These two types of earnings are both critical factors in determining how much you’ll pay into your workplace pension every month.

Qualifying earnings is a basis used to calculate your workplace pension contributions. At the same time, pensionable earnings are the total of a basic salary plus other forms of remuneration owed.

Essentially, most payments provided permanently are pensionable, such as overtime, commission, bonuses and statutory payments such as maternity/paternity and sick pay.

What are qualifying earnings?

Qualifying earnings are used to calculate pension contributions for automatic enrolment in a workplace pension. These are your earnings before income tax, and National Insurance Contributions are deducted. Qualifying earnings fall between a lower and upper earnings band; for the 2020/21 tax year, this is between £6,240 and £50,000. These figures are reviewed every year by the government.

If your employer is using qualifying earnings to calculate pension contributions, your contribution percentage will fall between £6,240 and £50,000. So, say you earn £22,000 a year, the first £6,240 of your earnings wouldn’t be included in the calculation, so your qualifying earnings would be £15,760.

From these qualifying earnings, a threshold exists to determine your pension contribution based on monthly earnings:

  • Lower level of £520 monthly earnings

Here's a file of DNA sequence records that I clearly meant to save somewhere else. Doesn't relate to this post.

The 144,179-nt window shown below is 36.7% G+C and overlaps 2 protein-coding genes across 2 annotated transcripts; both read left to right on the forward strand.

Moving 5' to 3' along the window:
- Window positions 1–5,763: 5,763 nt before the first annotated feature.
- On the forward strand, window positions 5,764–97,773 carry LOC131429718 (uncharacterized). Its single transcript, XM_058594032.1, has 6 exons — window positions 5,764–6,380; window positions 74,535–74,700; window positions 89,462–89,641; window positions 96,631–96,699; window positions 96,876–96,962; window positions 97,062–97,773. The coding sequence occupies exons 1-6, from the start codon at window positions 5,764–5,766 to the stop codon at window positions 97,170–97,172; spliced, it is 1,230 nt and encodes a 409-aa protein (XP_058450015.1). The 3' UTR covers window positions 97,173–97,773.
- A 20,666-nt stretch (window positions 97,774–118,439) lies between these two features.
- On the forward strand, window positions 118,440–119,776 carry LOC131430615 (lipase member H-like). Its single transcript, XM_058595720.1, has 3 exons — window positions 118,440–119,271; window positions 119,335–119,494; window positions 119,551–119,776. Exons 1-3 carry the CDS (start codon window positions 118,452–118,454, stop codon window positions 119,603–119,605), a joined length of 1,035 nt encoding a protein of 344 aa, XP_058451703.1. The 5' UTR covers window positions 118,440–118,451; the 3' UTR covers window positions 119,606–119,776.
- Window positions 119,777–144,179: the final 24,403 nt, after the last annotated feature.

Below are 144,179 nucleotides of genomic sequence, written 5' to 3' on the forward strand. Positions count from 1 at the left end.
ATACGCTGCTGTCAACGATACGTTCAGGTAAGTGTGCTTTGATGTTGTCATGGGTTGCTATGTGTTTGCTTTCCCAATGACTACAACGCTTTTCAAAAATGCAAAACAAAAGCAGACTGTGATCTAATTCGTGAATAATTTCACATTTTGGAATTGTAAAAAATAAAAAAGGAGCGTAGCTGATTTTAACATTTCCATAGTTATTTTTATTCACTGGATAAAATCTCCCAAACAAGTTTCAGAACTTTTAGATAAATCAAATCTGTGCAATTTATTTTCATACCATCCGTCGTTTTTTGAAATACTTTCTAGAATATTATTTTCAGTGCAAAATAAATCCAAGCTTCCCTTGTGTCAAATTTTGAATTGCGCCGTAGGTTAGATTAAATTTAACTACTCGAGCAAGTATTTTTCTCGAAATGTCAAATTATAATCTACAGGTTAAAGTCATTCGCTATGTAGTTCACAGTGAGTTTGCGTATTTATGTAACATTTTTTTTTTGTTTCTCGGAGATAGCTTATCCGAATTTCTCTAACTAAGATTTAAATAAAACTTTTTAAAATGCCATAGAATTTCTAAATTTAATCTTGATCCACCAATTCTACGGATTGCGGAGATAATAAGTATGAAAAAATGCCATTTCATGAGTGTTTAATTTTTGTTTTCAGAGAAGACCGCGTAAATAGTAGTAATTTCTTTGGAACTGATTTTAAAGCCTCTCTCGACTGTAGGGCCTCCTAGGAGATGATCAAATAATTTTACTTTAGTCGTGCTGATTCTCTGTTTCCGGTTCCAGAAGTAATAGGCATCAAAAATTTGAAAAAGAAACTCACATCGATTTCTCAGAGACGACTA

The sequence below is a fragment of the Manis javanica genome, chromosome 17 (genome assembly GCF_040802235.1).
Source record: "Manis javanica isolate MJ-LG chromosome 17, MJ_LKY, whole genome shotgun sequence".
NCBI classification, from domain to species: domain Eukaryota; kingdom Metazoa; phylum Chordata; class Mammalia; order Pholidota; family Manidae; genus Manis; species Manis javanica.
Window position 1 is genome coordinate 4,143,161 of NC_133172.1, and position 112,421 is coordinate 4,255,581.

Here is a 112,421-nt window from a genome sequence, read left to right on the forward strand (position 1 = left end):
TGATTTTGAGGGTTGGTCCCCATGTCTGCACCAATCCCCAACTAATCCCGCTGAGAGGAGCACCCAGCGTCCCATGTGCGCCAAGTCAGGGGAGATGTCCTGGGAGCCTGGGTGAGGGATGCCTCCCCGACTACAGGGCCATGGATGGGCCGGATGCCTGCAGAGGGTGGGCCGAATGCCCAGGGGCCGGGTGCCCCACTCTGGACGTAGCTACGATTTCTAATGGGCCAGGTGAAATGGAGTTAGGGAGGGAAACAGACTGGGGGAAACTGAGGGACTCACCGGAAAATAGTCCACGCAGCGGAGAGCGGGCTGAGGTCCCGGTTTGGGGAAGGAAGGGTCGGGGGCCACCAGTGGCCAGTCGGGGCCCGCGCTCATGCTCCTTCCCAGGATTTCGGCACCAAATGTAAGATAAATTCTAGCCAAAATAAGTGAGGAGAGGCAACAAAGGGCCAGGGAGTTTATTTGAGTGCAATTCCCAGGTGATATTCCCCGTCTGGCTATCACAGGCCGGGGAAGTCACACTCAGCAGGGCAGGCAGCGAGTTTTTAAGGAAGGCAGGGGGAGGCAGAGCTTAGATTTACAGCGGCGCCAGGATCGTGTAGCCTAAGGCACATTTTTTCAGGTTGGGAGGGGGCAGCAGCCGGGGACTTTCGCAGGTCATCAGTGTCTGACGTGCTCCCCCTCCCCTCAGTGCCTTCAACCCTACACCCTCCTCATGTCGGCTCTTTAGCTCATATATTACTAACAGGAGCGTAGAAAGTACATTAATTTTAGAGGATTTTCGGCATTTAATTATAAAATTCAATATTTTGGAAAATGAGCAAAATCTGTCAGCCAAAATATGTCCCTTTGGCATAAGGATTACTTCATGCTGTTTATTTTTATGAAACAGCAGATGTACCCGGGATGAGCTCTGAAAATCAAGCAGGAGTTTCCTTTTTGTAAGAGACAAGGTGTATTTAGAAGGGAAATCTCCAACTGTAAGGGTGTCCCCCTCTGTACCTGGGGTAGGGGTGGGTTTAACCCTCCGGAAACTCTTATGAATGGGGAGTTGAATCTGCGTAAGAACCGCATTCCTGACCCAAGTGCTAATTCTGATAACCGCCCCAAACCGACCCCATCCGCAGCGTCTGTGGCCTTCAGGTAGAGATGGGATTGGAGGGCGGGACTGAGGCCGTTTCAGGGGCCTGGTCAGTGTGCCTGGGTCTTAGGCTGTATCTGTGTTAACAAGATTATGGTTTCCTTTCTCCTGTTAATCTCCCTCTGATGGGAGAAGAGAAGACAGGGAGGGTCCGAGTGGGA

• Upper level of £4,167 monthly earnings

So, say you’re paid £3,000 a month (pensionable earnings). This is below the upper earnings threshold, so only the lower earnings threshold of £520 would be deducted. The qualifying earnings on which pension contributions should be based is £2,480.

What are pensionable earnings?

All of the following are considered pensionable earnings and are, therefore, included in qualifying earnings when calculating pension contribution:

  • Salary
  • Overtime
  • Commission
  • Bonuses
  • Statutory sick pay
  • Maternity/paternity pay
  • Adoption pay
  • Holiday pay

If qualifying earnings are being used to calculate pension contributions, the minimum contribution rate of someone’s pensionable earnings, as of 6th April 2019, is:

  • Total: 8%
  • Employer: 3% +
  • Worker: 5% +

Essentially, qualifying earnings and pensionable earnings are both terms used to describe what your earnings are in total and what percentage of these earnings will contribute to your workplace pension.